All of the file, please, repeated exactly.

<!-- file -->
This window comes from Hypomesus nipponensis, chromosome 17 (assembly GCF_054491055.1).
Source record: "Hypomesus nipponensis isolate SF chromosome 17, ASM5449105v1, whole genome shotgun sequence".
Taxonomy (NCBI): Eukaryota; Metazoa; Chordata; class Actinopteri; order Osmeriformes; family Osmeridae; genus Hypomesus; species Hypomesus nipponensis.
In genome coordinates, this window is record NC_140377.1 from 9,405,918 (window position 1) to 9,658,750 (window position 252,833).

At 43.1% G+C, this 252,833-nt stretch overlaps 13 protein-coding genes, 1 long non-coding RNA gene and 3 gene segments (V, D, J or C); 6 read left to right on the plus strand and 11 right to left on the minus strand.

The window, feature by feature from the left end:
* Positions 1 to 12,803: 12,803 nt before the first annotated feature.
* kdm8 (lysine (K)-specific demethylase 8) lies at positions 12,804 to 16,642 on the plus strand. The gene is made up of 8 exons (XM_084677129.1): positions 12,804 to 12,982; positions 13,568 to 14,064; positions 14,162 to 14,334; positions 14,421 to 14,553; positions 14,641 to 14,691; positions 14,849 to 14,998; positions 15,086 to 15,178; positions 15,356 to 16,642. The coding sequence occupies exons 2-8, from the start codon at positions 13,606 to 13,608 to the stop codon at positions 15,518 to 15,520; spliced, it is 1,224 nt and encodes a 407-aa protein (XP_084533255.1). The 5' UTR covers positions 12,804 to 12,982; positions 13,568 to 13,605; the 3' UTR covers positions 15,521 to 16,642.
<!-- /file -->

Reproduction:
This window comes from Hypomesus nipponensis, chromosome 17 (assembly GCF_054491055.1).
Source record: "Hypomesus nipponensis isolate SF chromosome 17, ASM5449105v1, whole genome shotgun sequence".
Taxonomy (NCBI): Eukaryota; Metazoa; Chordata; class Actinopteri; order Osmeriformes; family Osmeridae; genus Hypomesus; species Hypomesus nipponensis.
In genome coordinates, this window is record NC_140377.1 from 9,405,918 (window position 1) to 9,658,750 (window position 252,833).

At 43.1% G+C, this 252,833-nt stretch overlaps 13 protein-coding genes, 1 long non-coding RNA gene and 3 gene segments (V, D, J or C); 6 read left to right on the plus strand and 11 right to left on the minus strand.

The window, feature by feature from the left end:
* Positions 1 to 12,803: 12,803 nt before the first annotated feature.
* kdm8 (lysine (K)-specific demethylase 8) lies at positions 12,804 to 16,642 on the plus strand. The gene is made up of 8 exons (XM_084677129.1): positions 12,804 to 12,982; positions 13,568 to 14,064; positions 14,162 to 14,334; positions 14,421 to 14,553; positions 14,641 to 14,691; positions 14,849 to 14,998; positions 15,086 to 15,178; positions 15,356 to 16,642. The coding sequence occupies exons 2-8, from the start codon at positions 13,606 to 13,608 to the stop codon at positions 15,518 to 15,520; spliced, it is 1,224 nt and encodes a 407-aa protein (XP_084533255.1). The 5' UTR covers positions 12,804 to 12,982; positions 13,568 to 13,605; the 3' UTR covers positions 15,521 to 16,642.